There is an increasing tendency to proclaim “This image looks fantastic and it’s straight out of camera (SOOC)” as if this somehow means it is really a photograph, unlike another that has been processed with software. I have even said myself at club meetings after showing a black and white image that it was SOOC, but this doesn’t mean I think that makes it a better photograph image. Yes it’s great that my camera can produce usable images that require no further processing but that doesn’t stop me from using RAW + JPEG mode so I can get the black and white JPEG that may be usable as is, but I also get the RAW file that I can process extensively if I desire, and I often do. The ability of modern cameras to deliver very good ready to use JPEGs may be a boon to professionals shooting sports or events where they need to deliver images to clients as soon as possible, but it is not some badge of honour that has a real meaning otherwise. Here are some articles that expound on this.
- Why “Straight Out Of the Camera” Is Not a Boast You Should Make by Jonathan Timar
- Stop calling yourself a Purist in Photography by Daniel Nahebedian
- Getting It Right in the Camera: The Truth, The Myth, The BS by Alfie Goodrich
As Goodrich says we should strive to get everything perfect in camera; not to produce a final image at a single click but to provide us with the best possible raw material for further processing. But I digress, SOOC is the other end of the spectrum from whether an image is a photograph or not. So let’s see what else we can find on that by changing our search terms to “digital art vs photography”.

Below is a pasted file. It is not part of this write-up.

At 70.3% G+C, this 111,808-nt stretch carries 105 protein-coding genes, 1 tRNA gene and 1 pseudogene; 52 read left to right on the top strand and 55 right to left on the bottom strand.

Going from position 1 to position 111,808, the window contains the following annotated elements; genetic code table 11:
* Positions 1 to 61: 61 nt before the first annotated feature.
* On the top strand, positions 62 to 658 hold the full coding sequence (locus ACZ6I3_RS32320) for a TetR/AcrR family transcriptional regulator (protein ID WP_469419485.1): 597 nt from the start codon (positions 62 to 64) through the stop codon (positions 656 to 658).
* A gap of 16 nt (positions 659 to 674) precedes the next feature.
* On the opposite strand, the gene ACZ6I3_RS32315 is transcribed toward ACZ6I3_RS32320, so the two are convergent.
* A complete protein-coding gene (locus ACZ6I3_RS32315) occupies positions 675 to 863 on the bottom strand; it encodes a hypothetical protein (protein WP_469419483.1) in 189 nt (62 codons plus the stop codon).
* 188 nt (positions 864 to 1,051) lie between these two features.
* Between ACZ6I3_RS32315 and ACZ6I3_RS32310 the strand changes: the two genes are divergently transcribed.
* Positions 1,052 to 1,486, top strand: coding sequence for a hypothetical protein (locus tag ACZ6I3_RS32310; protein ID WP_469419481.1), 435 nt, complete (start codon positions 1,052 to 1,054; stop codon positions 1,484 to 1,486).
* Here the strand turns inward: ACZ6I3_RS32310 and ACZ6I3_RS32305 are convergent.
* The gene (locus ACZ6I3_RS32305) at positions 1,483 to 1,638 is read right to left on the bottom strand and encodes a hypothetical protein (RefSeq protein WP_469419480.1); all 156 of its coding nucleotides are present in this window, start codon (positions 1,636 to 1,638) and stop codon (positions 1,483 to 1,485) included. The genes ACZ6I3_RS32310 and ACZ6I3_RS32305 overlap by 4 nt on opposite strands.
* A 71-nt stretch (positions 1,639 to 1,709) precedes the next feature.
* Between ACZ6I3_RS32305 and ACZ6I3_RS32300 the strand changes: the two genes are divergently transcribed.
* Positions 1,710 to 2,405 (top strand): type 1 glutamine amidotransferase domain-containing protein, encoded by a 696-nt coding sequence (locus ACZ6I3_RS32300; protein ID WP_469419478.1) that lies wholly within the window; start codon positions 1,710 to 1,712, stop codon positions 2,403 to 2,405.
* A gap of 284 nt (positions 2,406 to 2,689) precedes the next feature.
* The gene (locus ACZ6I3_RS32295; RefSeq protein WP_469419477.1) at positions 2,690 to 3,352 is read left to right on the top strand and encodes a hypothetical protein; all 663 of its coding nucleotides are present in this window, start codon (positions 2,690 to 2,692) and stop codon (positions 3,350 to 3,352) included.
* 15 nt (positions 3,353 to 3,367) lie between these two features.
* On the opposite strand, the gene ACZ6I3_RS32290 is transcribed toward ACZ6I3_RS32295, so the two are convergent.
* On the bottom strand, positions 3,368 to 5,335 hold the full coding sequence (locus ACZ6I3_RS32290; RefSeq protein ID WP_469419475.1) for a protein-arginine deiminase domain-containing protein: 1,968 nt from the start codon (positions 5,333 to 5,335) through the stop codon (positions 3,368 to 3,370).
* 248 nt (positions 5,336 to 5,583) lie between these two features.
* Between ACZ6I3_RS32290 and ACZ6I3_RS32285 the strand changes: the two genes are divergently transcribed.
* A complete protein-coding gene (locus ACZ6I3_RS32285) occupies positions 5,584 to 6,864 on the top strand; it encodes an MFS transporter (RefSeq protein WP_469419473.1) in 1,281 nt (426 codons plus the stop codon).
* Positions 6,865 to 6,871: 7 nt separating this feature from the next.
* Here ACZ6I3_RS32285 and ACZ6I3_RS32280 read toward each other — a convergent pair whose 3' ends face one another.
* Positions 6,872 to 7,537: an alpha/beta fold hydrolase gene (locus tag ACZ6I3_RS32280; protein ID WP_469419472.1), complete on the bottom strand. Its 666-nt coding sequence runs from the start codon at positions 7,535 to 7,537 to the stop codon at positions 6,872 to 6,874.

This interview with Australian Fine Art Photographer and Digital Artist Alexia Sinclair doesn’t directly address the subject but presents some of Alexia’s photographs for Queensland Ballet that I think we would all agree are photographs, as well as some of her fantastic creations that while based on photographs, have transcended the realm of photography and become digital artworks.
The CNN article, Art photography: When ‘reality isn’t good enough’ talks to photographers and digital artists and presents 25 of their images. To me these blur the boundary between photography and digital art. There are images in there that the uninitiated might consider true photographs but that are actually skilfully created composites. Then there are images, like those from photographer Bryan Peterson that appear unreal and are seemingly created or at least considerably tweaked in software, but that are really single shots taken by manipulating light and environment when shooting the images. Still, I think that I would be comfortable with any of the images there being presented as photographs at our meetings.
The article Photoshop in Photography: What Defines a Photograph? presents this image and shows how it was made.
Photographer Chris Crisman entered the photograph, titled Butterfly Girl, into the World Photography Organisation’s 2012 World Photography Awards. It was selected from the thousands of entries as part of a promotional campaign for the contest and in that process was spread out all over the Internet.
Again, I would see that image as acceptable for club submission, yet it is clearly a composition made in software. So why is it that I’ve felt some clearly composited images submitted to the club were not suitable, yet I feel that some of the images discussed above were? I suppose it really comes down to personal preference. I conclude that if we like a particular composite image we are likely to consider it suitable for presentation as a photograph, while if we dislike a heavily manipulated image we are less likely to consider it suitable for presentation as a photograph.
As the club has no particular rules on what makes for an acceptable photograph we will just have to continue relying on the judging system to indicate suitability in terms of score. But I’d be interested to get some feedback on this from readers. Do you think that images being submitted to club evenings are all photographs, or do some cross the line?